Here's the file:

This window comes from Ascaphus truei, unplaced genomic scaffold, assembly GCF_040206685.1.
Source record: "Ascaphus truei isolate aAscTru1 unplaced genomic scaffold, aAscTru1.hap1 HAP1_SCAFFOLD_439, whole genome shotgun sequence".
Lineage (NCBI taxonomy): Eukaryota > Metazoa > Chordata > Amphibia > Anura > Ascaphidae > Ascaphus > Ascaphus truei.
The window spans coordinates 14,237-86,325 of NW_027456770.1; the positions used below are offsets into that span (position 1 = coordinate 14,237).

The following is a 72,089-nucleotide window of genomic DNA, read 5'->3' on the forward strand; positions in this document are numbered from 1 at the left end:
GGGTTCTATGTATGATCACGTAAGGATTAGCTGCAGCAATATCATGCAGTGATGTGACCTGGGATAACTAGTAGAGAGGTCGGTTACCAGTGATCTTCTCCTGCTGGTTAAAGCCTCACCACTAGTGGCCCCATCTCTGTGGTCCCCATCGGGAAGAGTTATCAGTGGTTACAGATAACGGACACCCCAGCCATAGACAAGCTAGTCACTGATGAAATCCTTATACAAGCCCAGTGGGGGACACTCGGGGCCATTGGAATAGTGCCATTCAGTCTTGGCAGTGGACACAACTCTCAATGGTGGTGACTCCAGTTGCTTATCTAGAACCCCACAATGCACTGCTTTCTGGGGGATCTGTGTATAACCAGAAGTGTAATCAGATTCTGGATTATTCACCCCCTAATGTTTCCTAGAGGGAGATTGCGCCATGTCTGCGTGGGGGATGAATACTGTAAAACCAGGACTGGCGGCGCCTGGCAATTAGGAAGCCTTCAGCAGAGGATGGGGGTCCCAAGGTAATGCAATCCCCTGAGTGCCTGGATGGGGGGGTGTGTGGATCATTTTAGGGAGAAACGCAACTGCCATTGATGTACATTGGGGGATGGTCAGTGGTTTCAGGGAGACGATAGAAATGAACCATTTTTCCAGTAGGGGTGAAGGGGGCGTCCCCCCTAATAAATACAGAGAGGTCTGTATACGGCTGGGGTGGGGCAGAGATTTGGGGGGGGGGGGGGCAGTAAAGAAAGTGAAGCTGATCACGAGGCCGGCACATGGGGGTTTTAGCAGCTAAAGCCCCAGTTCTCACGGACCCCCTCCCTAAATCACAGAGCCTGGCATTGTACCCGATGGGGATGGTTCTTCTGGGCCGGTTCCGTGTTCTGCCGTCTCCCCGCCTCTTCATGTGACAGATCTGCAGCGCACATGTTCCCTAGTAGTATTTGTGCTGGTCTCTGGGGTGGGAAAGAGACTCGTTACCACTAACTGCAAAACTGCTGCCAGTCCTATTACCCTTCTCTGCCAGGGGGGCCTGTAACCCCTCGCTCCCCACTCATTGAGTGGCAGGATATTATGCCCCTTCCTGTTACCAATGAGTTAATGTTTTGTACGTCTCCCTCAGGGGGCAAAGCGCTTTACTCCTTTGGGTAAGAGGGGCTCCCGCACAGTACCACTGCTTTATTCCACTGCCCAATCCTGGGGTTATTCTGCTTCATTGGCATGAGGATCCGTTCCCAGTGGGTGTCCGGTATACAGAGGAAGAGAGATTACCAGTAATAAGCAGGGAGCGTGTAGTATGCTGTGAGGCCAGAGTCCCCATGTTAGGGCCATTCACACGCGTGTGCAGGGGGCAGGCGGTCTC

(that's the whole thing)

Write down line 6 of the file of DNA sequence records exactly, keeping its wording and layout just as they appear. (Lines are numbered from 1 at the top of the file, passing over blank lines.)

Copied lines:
GGGTTCTATGTATGATCACGTAAGGATTAGCTGCAGCAATATCATGCAGTGATGTGACCTGGGATAACTAGTAGAGAGGTCGGTTACCAGTGATCTTCTCCTGCTGGTTAAAGCCTCACCACTAGTGGCCCCATCTCTGTGGTCCCCATCGGGAAGAGTTATCAGTGGTTACAGATAACGGACACCCCAGCCATAGACAAGCTAGTCACTGATGAAATCCTTATACAAGCCCAGTGGGGGACACTCGGGGCCATTGGAATAGTGCCATTCAGTCTTGGCAGTGGACACAACTCTCAATGGTGGTGACTCCAGTTGCTTATCTAGAACCCCACAATGCACTGCTTTCTGGGGGATCTGTGTATAACCAGAAGTGTAATCAGATTCTGGATTATTCACCCCCTAATGTTTCCTAGAGGGAGATTGCGCCATGTCTGCGTGGGGGATGAATACTGTAAAACCAGGACTGGCGGCGCCTGGCAATTAGGAAGCCTTCAGCAGAGGATGGGGGTCCCAAGGTAATGCAATCCCCTGAGTGCCTGGATGGGGGGGTGTGTGGATCATTTTAGGGAGAAACGCAACTGCCATTGATGTACATTGGGGGATGGTCAGTGGTTTCAGGGAGACGATAGAAATGAACCATTTTTCCAGTAGGGGTGAAGGGGGCGTCCCCCCTAATAAATACAGAGAGGTCTGTATACGGCTGGGGTGGGGCAGAGATTTGGGGGGGGGGGGGGCAGTAAAGAAAGTGAAGCTGATCACGAGGCCGGCACATGGGGGTTTTAGCAGCTAAAGCCCCAGTTCTCACGGACCCCCTCCCTAAATCACAGAGCCTGGCATTGTACCCGATGGGGATGGTTCTTCTGGGCCGGTTCCGTGTTCTGCCGTCTCCCCGCCTCTTCATGTGACAGATCTGCAGCGCACATGTTCCCTAGTAGTATTTGTGCTGGTCTCTGGGGTGGGAAAGAGACTCGTTACCACTAACTGCAAAACTGCTGCCAGTCCTATTACCCTTCTCTGCCAGGGGGGCCTGTAACCCCTCGCTCCCCACTCATTGAGTGGCAGGATATTATGCCCCTTCCTGTTACCAATGAGTTAATGTTTTGTACGTCTCCCTCAGGGGGCAAAGCGCTTTACTCCTTTGGGTAAGAGGGGCTCCCGCACAGTACCACTGCTTTATTCCACTGCCCAATCCTGGGGTTATTCTGCTTCATTGGCATGAGGATCCGTTCCCAGTGGGTGTCCGGTATACAGAGGAAGAGAGATTACCAGTAATAAGCAGGGAGCGTGTAGTATGCTGTGAGGCCAGAGTCCCCATGTTAGGGCCATTCACACGCGTGTGCAGGGGGCAGGCGGTCTC